No one likes to work on a weekend. No one.
Yet on the 7th of April, a blazing hot Sunday filled with eye-blinding sunshine and heat that had arisen from the tarmac, I happily traded my gaming dungeon (my room) for a four-hour interview and video-shooting for Connectome World.
It was an overall strange experience for me because I had never been enthusiastic about working on weekends. Yet, what excited me as the Creative Associate of Connectome must have been the main theme of the interview which I had been dying to ask parents:
Would you ever replace your child with a robot?
Children as I know them, are the devil incarnate who scream and cry while rolling on the floor, make you fork out money faster than you can say hole-in-the-pocket and worst of all, employ emotional blackmail with their needy, begging eyes.
I would never want to make or raise one. Ever.
However, if you asked me if I would be interested in having a child without going through labour pains, who wouldn’t require nappy changing, was always respectful and could be as smart as Vitalik Buterin, David Hanson or Adele Goldberg, why not?
But wait a moment, was this my personality flaw of constantly needing to be in control? Could it be that I am not acceptable of failures in situations where I have the ability to influence?
With such thoughts in mind, I gripped my microphone nervously and began approaching people.
The first three parents I approached had the same tired-of-life look on their faces. I concluded quickly that the tiny monsters running around them were the results of their loss of vigour and smiled as I walked towards them, thinking that they would give me assurance that I was not an anomaly.
The tides however, turned on me soon enough.
“Naughty? Oh, always.”, said the Spanish lady with a smile.
“Yes, they don’t study when I tell them to.”, nodded the Indian mother happily.
“Yah, they can get very naughty when I’m not looking.”, piped the fashionable father cheerfully as he kept one eye on the curious imps watching him from a distance.
I nodded along, pretending to understand his frustrations as a parallel thought ran in my brain:
Am I missing something? Why did all the parents look so happy talking about how their kids drove them crazy?
I wasn’t observing this wrong. Despite their tired faces and whining, smiles returned to their faces when they talked about how naughty their children were.
Not wanting to make any conclusions yet, I kept this in mind as the interview team moved on to other parts of Orchard.
My next targets were good-looking girls and boys who obviously did not have children yet. Surely they would think that robot children would be a better fit for our YOLO lifestyles?
But no. The responses from the youth brimming with energy, the respectable pillars of our society, disappointed me. Commenting either on how it would be a huge emotional loss to have a child who did your bidding all the time or how a robot child might be interesting but scary, none of the youth interviewed displayed any interest in having a human-like robot in replacement of a child.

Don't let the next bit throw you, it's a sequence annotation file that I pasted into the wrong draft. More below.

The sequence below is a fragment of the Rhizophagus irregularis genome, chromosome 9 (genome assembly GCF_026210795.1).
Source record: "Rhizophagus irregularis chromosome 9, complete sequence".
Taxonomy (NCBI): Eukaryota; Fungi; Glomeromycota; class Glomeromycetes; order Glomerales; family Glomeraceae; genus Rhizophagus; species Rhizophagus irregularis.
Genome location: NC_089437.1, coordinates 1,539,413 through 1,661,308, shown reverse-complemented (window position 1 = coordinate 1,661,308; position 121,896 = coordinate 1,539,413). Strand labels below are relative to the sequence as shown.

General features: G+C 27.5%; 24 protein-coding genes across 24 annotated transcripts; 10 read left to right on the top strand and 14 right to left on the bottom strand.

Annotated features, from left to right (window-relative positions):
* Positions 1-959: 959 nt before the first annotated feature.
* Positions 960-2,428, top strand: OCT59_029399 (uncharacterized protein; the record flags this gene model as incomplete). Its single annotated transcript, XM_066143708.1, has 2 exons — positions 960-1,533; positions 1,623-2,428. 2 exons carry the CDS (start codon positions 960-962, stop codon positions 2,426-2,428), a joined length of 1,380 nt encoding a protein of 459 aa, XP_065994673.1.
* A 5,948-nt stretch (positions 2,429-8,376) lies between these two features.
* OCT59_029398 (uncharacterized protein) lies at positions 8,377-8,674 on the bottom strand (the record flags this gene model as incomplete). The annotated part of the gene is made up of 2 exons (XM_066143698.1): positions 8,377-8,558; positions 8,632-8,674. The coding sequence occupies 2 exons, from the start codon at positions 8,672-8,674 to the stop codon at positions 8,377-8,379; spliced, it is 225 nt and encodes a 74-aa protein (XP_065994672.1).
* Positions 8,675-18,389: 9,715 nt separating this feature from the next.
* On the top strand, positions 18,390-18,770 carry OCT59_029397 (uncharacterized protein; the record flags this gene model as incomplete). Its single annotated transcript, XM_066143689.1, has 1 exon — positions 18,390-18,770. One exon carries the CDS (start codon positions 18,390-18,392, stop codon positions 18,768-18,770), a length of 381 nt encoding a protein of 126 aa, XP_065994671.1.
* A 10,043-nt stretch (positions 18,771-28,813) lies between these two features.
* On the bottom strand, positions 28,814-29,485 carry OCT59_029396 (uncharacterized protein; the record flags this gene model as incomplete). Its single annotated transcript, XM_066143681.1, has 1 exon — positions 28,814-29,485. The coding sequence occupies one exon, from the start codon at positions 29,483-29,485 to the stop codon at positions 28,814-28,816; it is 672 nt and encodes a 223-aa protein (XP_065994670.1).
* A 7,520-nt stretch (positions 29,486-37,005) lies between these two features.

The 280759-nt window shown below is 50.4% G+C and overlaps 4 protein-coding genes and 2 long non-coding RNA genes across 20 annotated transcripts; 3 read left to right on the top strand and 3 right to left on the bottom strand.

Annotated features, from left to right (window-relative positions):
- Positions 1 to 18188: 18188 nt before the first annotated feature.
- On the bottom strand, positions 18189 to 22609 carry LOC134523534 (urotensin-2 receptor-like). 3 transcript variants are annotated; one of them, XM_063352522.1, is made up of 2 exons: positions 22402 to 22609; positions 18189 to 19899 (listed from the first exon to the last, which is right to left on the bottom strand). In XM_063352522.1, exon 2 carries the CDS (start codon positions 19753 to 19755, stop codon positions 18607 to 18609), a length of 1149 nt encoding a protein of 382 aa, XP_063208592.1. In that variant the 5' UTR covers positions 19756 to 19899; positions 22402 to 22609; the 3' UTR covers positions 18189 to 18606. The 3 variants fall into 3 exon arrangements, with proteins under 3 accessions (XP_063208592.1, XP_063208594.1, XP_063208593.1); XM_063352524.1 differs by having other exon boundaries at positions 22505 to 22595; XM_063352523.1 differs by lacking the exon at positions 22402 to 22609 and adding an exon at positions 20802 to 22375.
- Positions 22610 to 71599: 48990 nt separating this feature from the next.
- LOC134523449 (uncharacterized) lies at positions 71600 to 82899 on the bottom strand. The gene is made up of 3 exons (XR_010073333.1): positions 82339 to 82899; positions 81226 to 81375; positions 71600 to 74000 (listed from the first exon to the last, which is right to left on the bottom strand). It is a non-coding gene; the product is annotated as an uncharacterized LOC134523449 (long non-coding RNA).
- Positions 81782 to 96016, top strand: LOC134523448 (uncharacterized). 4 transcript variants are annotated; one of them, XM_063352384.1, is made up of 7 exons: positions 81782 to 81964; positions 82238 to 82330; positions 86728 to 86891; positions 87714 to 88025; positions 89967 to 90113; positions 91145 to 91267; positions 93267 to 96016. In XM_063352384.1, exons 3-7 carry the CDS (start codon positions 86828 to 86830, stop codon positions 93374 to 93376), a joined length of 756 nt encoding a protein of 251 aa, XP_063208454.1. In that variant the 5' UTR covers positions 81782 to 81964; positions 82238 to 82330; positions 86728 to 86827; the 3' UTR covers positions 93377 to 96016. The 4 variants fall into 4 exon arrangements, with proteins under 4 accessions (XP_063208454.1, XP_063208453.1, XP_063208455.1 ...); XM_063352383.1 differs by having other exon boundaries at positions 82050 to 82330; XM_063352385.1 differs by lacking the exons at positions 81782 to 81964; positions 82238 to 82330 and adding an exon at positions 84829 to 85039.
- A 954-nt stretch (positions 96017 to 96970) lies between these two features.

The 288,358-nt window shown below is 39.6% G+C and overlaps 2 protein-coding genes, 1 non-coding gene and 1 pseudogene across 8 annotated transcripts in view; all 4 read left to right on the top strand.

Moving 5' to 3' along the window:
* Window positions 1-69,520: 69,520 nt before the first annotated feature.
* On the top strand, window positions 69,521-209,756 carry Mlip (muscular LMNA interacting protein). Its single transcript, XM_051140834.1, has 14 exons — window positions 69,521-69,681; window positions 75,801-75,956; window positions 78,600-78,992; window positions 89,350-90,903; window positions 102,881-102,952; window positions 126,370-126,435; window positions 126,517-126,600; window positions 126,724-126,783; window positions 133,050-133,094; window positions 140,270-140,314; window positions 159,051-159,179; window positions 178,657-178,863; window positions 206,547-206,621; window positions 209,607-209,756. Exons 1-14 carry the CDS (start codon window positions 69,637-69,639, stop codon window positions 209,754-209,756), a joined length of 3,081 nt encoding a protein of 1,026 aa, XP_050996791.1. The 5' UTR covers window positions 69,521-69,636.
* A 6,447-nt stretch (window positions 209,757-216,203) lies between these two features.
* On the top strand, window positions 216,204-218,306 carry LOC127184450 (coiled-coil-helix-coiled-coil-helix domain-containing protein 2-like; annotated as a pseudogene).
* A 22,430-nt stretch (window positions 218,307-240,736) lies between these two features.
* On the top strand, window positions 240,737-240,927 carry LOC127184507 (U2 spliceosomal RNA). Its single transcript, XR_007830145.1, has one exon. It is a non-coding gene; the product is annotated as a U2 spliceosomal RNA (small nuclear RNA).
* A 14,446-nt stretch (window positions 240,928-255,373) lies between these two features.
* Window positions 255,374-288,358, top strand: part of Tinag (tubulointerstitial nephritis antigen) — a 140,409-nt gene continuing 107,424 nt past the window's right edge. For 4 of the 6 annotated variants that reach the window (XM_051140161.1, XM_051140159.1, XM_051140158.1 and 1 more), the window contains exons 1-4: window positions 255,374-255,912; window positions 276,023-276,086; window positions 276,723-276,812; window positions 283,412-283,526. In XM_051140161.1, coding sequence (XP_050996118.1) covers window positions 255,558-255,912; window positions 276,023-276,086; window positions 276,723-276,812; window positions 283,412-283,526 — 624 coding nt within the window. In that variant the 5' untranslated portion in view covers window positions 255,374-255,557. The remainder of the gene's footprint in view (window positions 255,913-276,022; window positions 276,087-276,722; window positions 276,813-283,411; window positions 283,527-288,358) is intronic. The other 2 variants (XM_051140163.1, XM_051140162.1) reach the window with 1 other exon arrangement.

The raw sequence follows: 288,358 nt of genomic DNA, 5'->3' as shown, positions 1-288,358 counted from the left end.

We came to Takashimaya where a couple sitting by the fountain caught my eye. Marital bliss was oozing out of them as they chatted with each other over bubble tea and played with their baby in the pram.
The odds were against me, but I liked a good challenge. Striding up to them with large and confident steps, I was ready to shoot them with leading questions.
As with the other parents, the couple smiled as they relayed episodes of their elder child being naughty. Perhaps being young parents, they seemed to be even more proud of the problems they were having than the more mature parents that I had interviewed earlier on.
In a bid to convince myself that they were not being honest with themselves, I threw out my final question out to the happy couple.
“Would you ever replace your children with robots who looked exactly like them?”
Silence. Stunned expressions.
“You know, the robots would never make you angry, and grow up to be exactly what you wanted them to be- lawyers, or doctors or even the prime minister…”
I trailed off because the couple looked indignant. My heart thumped loudly in my chest when they spoke.
“No, that would be so weird…”, the lady started.
“Yeah, really weird. We would never do that.”, the husband followed before cooing at his baby.
Parents: 10. Me: 0.
I had given up by now. The responses would all be the same. But I still had to do my job, and we were missing an interview in Japanese which I had been tasked to do as well, so we headed to Don Don Donki to look for unsuspecting Japanese parents.
Over there, we rounded up the interviews with extra questions on advice from parents to parents and while I was impressed with the insights of gentle nurturing and the teaching of morals from young to ensure that one would be a respectable adult, I was not extremely pleased to hear that we shouldn’t treat robots in the same way as children since robots did not have emotions.
(I know, I know. Fellow A.I lovers may voice your unhappiness about that statement in the comments below and I shall be happy to back you up there.)
My face showing it all, the very defeated me gave a closing summary of the general public’s opinion before heading off to buy a fortune’s worth of expensive food, mini furniture and toys for my hamsters. I know what you’re gonna ask about furbabies and robots, but let’s not go there.
If you, dear reader, also belong to ‘the other side’ which is unappreciative of the idea of robot children, we can agree to disagree, but the next time your child makes you angry or if you encounter a wailing child in a restaurant, remember that there is always another option out there…